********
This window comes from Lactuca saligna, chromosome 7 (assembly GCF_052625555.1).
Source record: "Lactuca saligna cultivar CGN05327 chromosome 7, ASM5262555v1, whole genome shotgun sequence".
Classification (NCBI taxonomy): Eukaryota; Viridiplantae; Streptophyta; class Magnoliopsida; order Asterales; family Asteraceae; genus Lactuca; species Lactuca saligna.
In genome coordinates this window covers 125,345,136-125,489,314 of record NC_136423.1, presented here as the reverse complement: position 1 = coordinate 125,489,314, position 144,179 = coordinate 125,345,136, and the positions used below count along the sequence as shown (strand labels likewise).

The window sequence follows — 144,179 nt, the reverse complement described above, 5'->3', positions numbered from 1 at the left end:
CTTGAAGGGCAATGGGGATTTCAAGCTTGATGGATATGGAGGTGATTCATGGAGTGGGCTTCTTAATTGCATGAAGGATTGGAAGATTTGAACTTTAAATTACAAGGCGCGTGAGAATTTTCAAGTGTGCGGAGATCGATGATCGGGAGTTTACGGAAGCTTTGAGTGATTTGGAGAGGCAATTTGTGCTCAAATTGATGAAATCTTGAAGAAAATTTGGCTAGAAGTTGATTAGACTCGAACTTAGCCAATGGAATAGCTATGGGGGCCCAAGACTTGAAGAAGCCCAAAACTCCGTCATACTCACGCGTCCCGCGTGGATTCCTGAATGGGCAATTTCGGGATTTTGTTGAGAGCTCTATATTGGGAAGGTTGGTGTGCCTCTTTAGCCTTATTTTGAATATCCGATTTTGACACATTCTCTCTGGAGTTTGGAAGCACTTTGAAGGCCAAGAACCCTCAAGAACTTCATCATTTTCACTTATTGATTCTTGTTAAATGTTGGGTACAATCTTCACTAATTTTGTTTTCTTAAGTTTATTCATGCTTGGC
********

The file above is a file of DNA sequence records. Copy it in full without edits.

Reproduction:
This window comes from Lactuca saligna, chromosome 7 (assembly GCF_052625555.1).
Source record: "Lactuca saligna cultivar CGN05327 chromosome 7, ASM5262555v1, whole genome shotgun sequence".
Classification (NCBI taxonomy): Eukaryota; Viridiplantae; Streptophyta; class Magnoliopsida; order Asterales; family Asteraceae; genus Lactuca; species Lactuca saligna.
In genome coordinates this window covers 125,345,136-125,489,314 of record NC_136423.1, presented here as the reverse complement: position 1 = coordinate 125,489,314, position 144,179 = coordinate 125,345,136, and the positions used below count along the sequence as shown (strand labels likewise).

The window sequence follows — 144,179 nt, the reverse complement described above, 5'->3', positions numbered from 1 at the left end:
CTTGAAGGGCAATGGGGATTTCAAGCTTGATGGATATGGAGGTGATTCATGGAGTGGGCTTCTTAATTGCATGAAGGATTGGAAGATTTGAACTTTAAATTACAAGGCGCGTGAGAATTTTCAAGTGTGCGGAGATCGATGATCGGGAGTTTACGGAAGCTTTGAGTGATTTGGAGAGGCAATTTGTGCTCAAATTGATGAAATCTTGAAGAAAATTTGGCTAGAAGTTGATTAGACTCGAACTTAGCCAATGGAATAGCTATGGGGGCCCAAGACTTGAAGAAGCCCAAAACTCCGTCATACTCACGCGTCCCGCGTGGATTCCTGAATGGGCAATTTCGGGATTTTGTTGAGAGCTCTATATTGGGAAGGTTGGTGTGCCTCTTTAGCCTTATTTTGAATATCCGATTTTGACACATTCTCTCTGGAGTTTGGAAGCACTTTGAAGGCCAAGAACCCTCAAGAACTTCATCATTTTCACTTATTGATTCTTGTTAAATGTTGGGTACAATCTTCACTAATTTTGTTTTCTTAAGTTTATTCATGCTTGGC